Apparently, greed isn’t good after all.
The chorus of people accusing Canadians of being greedy, careless debt-mongers just got louder. David Chilton was in town this week, and reportedly told the audience at a St. John’s Board of Trade luncheon that Canadians are borrowing too much money. Chilton chided consumers for their out-of-control spending.
His credentials? He is the author of the 1989 bestseller, “The Wealthy Barber,” a how-to book on getting rich on a non-rich income.
Dissing debtors has become de rigueur. The Bank of Canada does it. The Harper government does it. Wealthy barbers do it. It seems every week or so there’s yet another group or another report tut-tutting Canadians for their personal profligacy.
This week, it’s credit agency TransUnion, which released a report stating Canadians’ personal debt loads have gone up again.
If nothing else, such reports give you a chance to compare yourself to the average Canadian consumer (ACC) and see where you rank in the blowing-money department.
An ACC, TransUnion reports, has a debt of $26,768, not including his/her mortgage. A typical ACC has a car loan for $19,228 and owes $3,573 on his/her credit card.
Pay it backward
This is bad. Very, very bad. The tone of such reports is condescending and judgmental, as if ACCs are
misbehaving children who simply cannot control their extravagant impulses.
Look around your neighbourhood. The proof is everywhere. People live in ginormous houses, their driveways are spilling over with boats, Ski-Doos, ATVs and other motorized toys, but they’re seldom home because they’re always taking unaffordable vacations to Florida or the Dominican Republic.
At least, that’s what the tut-
tutters would have you believe.
Their admonishments ignore a small but hugely important statistic: only a tiny fraction of ACCs are unable to make their monthly debt payments. TransUnion says the number of ACCs who miss payments is actually declining. Their rival credit agency, Equifax, says only 1.22 per cent of ACCs miss debt payments, according to news reports.
Add it up, Mr. Chilton. Your conclusion must be this: ACCs don’t earn enough money to meet their needs, and thus have to borrow. They do, however, earn enough money to make their debt payments.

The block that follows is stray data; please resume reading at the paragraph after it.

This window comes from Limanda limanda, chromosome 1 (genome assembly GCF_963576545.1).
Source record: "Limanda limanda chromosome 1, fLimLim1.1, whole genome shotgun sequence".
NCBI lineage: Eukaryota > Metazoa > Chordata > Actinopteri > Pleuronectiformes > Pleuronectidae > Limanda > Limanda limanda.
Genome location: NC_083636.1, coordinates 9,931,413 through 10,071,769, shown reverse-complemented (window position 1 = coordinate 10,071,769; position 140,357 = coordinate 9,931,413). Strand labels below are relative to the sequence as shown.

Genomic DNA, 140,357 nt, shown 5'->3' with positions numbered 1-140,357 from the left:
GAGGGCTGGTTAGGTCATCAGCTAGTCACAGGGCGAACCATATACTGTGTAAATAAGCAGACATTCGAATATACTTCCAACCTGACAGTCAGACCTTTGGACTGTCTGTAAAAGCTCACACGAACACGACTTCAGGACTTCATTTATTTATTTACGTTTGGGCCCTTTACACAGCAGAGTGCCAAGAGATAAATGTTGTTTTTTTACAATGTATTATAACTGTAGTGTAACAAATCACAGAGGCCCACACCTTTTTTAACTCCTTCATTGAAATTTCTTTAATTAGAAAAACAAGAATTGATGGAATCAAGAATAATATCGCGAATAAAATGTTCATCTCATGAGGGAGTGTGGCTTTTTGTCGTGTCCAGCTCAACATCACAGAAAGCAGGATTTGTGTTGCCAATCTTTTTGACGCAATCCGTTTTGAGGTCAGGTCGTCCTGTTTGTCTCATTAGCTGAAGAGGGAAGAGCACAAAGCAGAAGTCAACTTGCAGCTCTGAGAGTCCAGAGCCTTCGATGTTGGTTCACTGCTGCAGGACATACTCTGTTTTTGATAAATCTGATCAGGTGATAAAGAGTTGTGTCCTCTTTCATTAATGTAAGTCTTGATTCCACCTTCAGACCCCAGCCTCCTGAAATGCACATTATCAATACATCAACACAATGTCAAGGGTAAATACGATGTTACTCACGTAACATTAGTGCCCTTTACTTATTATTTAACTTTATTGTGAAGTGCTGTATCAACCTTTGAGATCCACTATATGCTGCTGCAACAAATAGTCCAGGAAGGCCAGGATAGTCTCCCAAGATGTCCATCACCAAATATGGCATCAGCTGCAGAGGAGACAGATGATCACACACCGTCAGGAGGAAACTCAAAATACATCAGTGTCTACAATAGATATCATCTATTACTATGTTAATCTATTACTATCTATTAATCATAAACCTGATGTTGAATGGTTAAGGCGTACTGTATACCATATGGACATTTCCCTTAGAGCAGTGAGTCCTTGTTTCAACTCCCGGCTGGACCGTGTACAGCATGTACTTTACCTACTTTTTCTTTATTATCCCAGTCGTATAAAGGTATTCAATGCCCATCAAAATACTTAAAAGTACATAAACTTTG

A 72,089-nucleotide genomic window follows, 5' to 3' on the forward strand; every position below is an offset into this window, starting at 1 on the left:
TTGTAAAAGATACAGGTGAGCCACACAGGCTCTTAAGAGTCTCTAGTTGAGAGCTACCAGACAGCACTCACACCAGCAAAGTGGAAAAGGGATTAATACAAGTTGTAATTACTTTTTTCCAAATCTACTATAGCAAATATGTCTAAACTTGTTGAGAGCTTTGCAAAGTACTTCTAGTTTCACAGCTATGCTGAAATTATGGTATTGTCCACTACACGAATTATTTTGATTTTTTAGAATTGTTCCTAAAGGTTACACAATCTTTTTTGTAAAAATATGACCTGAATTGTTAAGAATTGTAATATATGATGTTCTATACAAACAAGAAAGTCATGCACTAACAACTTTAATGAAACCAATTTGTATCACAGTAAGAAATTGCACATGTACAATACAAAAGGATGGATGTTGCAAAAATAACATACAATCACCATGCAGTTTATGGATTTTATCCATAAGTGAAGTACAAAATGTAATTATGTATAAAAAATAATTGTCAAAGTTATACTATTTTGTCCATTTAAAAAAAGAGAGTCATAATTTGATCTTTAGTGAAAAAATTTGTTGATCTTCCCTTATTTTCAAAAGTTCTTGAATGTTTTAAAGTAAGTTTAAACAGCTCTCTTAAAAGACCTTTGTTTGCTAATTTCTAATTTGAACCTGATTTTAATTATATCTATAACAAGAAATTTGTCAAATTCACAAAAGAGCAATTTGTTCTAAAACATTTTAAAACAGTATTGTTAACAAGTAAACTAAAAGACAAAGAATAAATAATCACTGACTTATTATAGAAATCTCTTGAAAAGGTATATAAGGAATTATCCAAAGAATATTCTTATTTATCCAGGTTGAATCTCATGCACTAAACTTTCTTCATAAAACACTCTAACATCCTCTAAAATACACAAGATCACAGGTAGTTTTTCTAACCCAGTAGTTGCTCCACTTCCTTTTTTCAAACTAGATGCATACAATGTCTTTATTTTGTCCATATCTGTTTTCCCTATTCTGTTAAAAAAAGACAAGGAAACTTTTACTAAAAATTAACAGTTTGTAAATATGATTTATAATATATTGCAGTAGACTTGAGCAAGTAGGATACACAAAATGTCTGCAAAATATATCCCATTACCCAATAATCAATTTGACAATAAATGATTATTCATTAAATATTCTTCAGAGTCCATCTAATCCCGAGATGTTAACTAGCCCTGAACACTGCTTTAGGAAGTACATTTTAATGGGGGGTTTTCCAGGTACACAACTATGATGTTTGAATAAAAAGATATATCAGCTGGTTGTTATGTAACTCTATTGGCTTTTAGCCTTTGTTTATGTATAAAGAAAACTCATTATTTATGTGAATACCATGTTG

Even the banks and the government admit ACCs’ incomes have been stagnant for a generation. Might that have something to do with why so many ACCs are in debt? Nah.
Meanwhile, over in the Harper government’s bean-counting department, they’re using a much different standard to judge debt — same problem, different explanation.
Head bean counter Jim Flaherty, who doubles as the federal finance minister, revealed this week the Harper government’s deficit for this year will be $5 billion higher than originally forecast — $26 billion rather than $21 billion.
ACCs might be tempted to point a finger right back at the Harper government and accuse it of being
a greedy spendthrift. After all, its deficit is going to be $6 billion higher than forecast next year, and $7 billion higher than forecast the year after that. In fact, it won’t be until 2014-15 that the Harper government stops racking up debt.
Is this because of greed? Is this because of irresponsibility? Curious ACCs want to know.
No. Not at all. Flaherty says it is because of … wait for it … insufficient revenue.
There you have it. ACCs are greedy, rather than merely underpaid, but the Harper government’s own financial woes can be explained by declining tax revenue, due to the recession and falling commodity prices. (Note: “commodity” is a euphemism used by economists and politicians to describe stuff that Canadians send to foreign factories, such as wood, minerals, oil, fish and so on.)
Brian Jones is a desk editor at The Telegram, and can be reached at firstname.lastname@example.org.